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In my opinion

How faculty development can be supported in the age of AI

Institutions need to identify what the professoriate needs in order to use new technologies wisely.


Technological advances including virtual and augmented reality, AI and machine learning and gamification are transforming the postsecondary education landscape. So far most of the discussions about these technologies have focused on their implications for students, institutional policies, or ethical behaviours with little focus on supporting faculty in gaining adaptive expertise to thrive in these uncertain environments. How can faculty development then be reimagined to support the ever-changing landscape of AI in higher education?

With a few notable exceptions, faculty development has tended to be more opportunistic or ad hoc. This has often led to the faculty development curriculum to drive itself, rather than intentionally being designed to align with identified competencies. Competency-based medical education – even with its imperfections in design and implementation – has benefited from an integrated, systemic and holistic approach, based on sound education principles and a cohesive curriculum, all to support development of competencies to meet societal needs. Faculty development in the age of AI would benefit from a similar systems approach that supports and optimizes faculty development, such as:

  1. Identify faculty needs as they relate to AI

The first step would be to generate ideas for what it is that faculty need in order to use AI wisely. Ideally this process would not take place in isolation but would engage an entire community with a diverse skill set to think in an informed and holistic way about these needs. Faculty have multiple roles, including being teachers, researchers, leaders, mentors and administrators. As such, the need for fluency should be adaptable to each.In addition, in such a rapidly evolving field, faculty should also be primed to analyze and adjust to future developments – what are the skills needed to do that as seen through an AI lens?

  1. Align competencies with identified needs

The second step takes those needs and considers the competencies required to meet them. For example, if one goal is to educate learners in their course about ethical use of AI, competent faculty need to know how AI works and what its advantages and pitfalls are based on its inherent design and how to maximize strengths and mitigate weaknesses. Another faculty need – tied to a research role – could be how to wisely use AI to accurately narrow down a literature review. This requires awareness of how AI searches are carried out.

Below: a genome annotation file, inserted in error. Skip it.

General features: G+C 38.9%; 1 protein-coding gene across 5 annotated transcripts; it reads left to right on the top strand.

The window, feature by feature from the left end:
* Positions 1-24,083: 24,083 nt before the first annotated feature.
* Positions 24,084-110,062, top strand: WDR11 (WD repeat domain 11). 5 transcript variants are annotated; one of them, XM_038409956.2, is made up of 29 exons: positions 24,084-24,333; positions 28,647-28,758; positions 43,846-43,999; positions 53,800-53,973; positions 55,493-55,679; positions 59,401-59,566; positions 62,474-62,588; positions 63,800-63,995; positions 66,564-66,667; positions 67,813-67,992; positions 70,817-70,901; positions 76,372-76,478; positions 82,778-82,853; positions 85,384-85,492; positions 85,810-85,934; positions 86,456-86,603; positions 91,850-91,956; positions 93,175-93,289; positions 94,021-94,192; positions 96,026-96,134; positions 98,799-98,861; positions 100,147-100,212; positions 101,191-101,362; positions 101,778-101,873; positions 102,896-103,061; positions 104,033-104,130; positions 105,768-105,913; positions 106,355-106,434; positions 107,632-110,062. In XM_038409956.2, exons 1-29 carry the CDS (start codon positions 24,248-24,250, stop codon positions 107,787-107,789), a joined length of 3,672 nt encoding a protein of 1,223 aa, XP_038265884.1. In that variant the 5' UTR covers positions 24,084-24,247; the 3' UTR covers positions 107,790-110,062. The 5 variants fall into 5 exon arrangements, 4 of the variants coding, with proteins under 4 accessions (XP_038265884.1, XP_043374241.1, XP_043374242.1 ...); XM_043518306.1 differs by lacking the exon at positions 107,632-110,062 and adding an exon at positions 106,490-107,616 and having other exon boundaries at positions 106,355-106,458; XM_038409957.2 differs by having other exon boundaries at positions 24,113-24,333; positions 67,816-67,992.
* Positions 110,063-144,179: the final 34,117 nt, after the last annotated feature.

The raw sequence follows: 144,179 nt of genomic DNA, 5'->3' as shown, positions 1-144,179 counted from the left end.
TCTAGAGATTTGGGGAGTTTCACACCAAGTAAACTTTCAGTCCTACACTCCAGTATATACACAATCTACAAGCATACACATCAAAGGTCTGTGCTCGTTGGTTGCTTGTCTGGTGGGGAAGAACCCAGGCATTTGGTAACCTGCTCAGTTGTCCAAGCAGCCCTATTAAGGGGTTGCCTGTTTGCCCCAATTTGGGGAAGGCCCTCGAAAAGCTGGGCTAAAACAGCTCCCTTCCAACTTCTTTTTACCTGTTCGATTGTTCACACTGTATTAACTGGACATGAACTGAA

1. Build the AI faculty development curriculum

The curriculum would then deliberately map those needs and competencies, considering the following: what knowledge and skills are stand alone and which need to be delivered sequentially? What is the value of an AI community of practice and a trusted coach? These questions will have to take into consideration that faculty will come into this with varying degrees of knowledge, skills and interests, necessitating a way for people to enter the curriculum at different phases. They also need to consider how the curriculum is being delivered, including opportunities for AI faculty development to be delivered in-situ.

  1. Ongoing assessment

Assessment has typically not been a part of faculty development but has enormous potential to facilitate and promote learning. Many faculty shy away from this because for them assessment and evaluation has typically been high stakes, value-laden, lacking clear benchmarks for their multiple roles and not incentivized or supported. Using feedback on performance for reflection and learning rather than judgement is known to enhance learning significantly. This could be scaffolded, self-directed reflection where faculty compare their knowledge to their identified desired competence for the role being developed, or it could be facilitated by a mentor or coach.

Facilitators of such a competency-based faculty development system would be deliberate in nurturing professional growth. Ideally there would also be some evaluation of the effectiveness of such an educational strategy, pushing beyond knowledge acquisition to competent use of AI in the various faculty roles.

All of these steps will require time, personnel and financial resources. Yet, it is worthwhile to invest in creating a strong framework and avoid the phenomenon of “building the bridge as we walk on it,” an inherently unstable approach prone to collapse and incapable getting people where they need to be in regards to their use of AI.

Klodiana Kolomitro is the special advisor of undergraduate research and cross-appointed to the department of biomedical and molecular sciences at Queen’s University. Karen Schultz is the associate dean of postgraduate medical education in the faculty of health sciences at Queen’s. 

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